This month we’re soliciting for submissions to the next issue of qarrtsiluni, which Beth and I are editing ourselves — no guest editors this time. The theme is “The Crowd.” If you have poems, prose or artwork that might fit, please see the call for submissions. The deadline is June 30. Here’s our theme description:
The crowd, the flock, the herd, the mob, the swarm, the tribe: we are simultaneously fascinated and repelled by this super-organism, capable at times of great beauty and even wisdom (cf. The Wisdom of Crowds) and at other times of appalling ugliness and violence. Aristotle defined humanity as an animal whose nature it is to live in a polis, but in all ages we seem incapable of deciding whether this is a good or bad thing; one commentator’s inspiring revolutionary struggle is another’s mob rule. For the next issue of qarrtsiluni, we are open to all perspectives, positive and negative, historical and biological, on crowds and other aggregations of social animals. Inspiration can be sought in the ecstasy and fervor of the stadium, the battalion, the game, the march, the final episode, the fad, the stampede — or the collective consciousness in general. With the planet’s burgeoning human population threatening to exceed our ecological carrying capacity, and so many crises now requiring urgent collective action, it seems imperative for artists and writers, so often antisocial ourselves and preoccupied with the struggles of individuals, to turn our attention to sociality in its most vital and basic form.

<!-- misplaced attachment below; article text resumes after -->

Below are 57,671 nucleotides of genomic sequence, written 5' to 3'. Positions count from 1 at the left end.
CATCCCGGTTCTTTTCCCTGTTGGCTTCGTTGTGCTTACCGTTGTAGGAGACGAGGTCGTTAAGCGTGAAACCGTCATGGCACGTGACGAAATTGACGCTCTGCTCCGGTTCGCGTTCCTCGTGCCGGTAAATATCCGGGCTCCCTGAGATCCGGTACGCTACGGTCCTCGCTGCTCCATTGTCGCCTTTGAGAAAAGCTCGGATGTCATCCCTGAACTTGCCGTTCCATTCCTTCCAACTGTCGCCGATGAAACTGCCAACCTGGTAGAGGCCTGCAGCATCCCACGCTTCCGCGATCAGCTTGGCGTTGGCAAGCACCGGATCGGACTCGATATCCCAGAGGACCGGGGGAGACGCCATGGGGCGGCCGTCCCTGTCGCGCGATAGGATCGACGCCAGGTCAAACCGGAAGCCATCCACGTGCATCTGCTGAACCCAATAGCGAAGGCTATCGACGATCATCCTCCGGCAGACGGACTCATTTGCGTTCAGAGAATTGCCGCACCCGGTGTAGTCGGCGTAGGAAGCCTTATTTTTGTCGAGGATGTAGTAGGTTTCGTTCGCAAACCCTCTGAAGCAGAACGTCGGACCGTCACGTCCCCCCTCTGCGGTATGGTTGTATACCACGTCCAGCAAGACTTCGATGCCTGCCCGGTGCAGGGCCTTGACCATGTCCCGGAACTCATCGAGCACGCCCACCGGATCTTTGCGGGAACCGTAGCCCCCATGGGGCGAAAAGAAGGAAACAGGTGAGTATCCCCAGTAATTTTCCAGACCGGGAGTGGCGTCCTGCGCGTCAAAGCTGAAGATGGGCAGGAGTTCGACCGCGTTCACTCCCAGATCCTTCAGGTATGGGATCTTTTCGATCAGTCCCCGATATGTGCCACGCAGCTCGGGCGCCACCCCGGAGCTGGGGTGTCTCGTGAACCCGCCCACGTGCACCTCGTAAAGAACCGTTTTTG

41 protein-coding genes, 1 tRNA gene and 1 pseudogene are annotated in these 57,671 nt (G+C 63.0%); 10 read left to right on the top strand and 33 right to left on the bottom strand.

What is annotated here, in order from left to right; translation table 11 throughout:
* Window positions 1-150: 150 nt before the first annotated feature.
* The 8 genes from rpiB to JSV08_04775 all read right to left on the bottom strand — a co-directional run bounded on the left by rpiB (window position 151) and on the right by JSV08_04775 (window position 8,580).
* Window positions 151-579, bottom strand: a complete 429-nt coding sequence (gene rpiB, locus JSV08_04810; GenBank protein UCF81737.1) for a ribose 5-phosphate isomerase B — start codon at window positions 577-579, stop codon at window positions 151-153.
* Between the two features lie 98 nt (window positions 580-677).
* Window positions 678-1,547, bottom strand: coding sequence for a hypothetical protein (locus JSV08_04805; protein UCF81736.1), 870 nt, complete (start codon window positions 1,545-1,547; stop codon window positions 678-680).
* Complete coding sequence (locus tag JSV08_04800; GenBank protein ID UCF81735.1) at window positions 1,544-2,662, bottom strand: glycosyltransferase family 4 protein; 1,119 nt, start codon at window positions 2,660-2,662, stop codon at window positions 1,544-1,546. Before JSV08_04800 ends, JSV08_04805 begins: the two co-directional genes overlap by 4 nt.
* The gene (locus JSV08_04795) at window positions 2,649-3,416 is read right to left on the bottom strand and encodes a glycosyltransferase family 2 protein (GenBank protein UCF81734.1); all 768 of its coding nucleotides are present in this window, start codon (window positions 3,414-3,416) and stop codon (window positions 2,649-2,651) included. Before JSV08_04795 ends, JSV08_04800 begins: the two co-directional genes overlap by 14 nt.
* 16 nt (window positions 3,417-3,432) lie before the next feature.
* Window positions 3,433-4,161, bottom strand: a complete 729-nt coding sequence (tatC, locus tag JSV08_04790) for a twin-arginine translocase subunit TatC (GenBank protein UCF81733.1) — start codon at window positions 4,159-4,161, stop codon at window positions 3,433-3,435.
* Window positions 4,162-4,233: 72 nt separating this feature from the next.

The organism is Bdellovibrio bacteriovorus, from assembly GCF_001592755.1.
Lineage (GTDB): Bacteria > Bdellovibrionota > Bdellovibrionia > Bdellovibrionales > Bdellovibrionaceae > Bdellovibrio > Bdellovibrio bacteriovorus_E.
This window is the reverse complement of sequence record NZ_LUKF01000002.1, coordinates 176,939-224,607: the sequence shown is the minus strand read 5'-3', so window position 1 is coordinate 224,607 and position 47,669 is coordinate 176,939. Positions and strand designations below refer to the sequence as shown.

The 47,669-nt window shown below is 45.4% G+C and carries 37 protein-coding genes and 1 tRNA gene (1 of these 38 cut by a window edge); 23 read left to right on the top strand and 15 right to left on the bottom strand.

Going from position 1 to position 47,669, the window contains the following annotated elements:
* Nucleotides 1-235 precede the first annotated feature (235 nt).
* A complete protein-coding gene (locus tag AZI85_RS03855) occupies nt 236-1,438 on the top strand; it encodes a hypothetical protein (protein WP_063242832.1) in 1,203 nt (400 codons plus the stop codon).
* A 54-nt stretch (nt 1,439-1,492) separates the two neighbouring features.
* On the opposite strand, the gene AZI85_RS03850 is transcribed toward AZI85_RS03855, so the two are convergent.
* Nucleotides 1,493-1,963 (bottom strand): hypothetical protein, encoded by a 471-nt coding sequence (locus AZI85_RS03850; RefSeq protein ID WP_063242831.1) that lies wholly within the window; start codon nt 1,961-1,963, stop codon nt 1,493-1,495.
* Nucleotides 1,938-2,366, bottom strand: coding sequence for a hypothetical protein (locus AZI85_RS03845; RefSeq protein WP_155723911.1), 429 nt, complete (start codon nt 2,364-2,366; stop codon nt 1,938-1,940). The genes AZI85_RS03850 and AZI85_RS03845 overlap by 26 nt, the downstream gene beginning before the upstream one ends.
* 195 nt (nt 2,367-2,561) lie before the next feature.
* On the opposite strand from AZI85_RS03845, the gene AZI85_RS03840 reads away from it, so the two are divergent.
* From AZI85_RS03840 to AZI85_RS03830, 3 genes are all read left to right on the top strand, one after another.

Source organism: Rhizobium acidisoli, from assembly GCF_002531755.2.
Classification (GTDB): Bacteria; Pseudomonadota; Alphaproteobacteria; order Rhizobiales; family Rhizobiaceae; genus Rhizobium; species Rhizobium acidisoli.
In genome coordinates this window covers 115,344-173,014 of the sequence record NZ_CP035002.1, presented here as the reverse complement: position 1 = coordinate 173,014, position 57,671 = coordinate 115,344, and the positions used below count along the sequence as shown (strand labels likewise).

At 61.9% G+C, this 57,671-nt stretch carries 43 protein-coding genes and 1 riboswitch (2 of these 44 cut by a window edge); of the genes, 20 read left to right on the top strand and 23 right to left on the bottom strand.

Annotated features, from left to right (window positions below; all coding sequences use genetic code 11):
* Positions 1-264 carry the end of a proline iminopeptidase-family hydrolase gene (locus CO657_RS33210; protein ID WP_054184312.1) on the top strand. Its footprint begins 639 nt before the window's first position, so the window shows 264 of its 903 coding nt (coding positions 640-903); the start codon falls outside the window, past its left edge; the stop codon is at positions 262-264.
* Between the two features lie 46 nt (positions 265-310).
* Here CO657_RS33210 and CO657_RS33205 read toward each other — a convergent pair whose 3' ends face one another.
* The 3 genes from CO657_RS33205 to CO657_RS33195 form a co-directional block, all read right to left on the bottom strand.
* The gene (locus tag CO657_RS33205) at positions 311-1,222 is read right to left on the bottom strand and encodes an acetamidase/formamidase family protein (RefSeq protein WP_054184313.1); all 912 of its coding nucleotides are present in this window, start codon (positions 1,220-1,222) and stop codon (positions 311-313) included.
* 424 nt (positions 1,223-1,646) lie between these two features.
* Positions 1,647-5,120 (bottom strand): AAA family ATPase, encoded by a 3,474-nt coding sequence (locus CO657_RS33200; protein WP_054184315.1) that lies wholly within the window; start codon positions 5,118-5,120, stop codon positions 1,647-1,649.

We decided to eliminate our unreliable online contact form and ask people just to submit by email, and I’ve been intrigued by the variety of salutations people use in their cover letters. First-time submitters tend of course to be more formal. We’ve gotten:
- Dear Editors,
- Dear Editor:
- Hello Editors,
- hi dear Editor,
- Dear Editor,
online literary magazine.
- Dear Beth Adams and Dave Bonta,
- Dear Beth and Dave,
Repeat submitters, especially those we’ve published in the past, tend to favor “Hi Beth and Dave” or some variation, which mirrors our own preference for “Hi [First Name]” in responding to submissions. We did get one “Hello q crew,” which gave me a chuckle.
It seems I’m far from alone in finding “Dear Mr./Mrs./Ms. _____” stuffy and out-of-date for electronic communications, and I almost never close with “Sincerely,” either (nor do qarrtsiluni contributors). And yet “Dear ____” and “Sincerely” still seem perfectly natural for paper letters. Odd how the physicality of a letter elicits greater formality, as if we were not merely addressing the recipient but also to some extent acknowledging the presence of the paper, too. Or more likely, the artifactual nature of a paper letter triggers expectations and responses from one’s past associations with such artifacts, a sort of muscle memory reinforcing norms of epistolary tradition at odds with the more speech-like ways in which we typically deploy email. It’s interesting to see how these styles mingle in the electronic versions of highly convention-bound communications such as the cover letter for a submission to a magazine.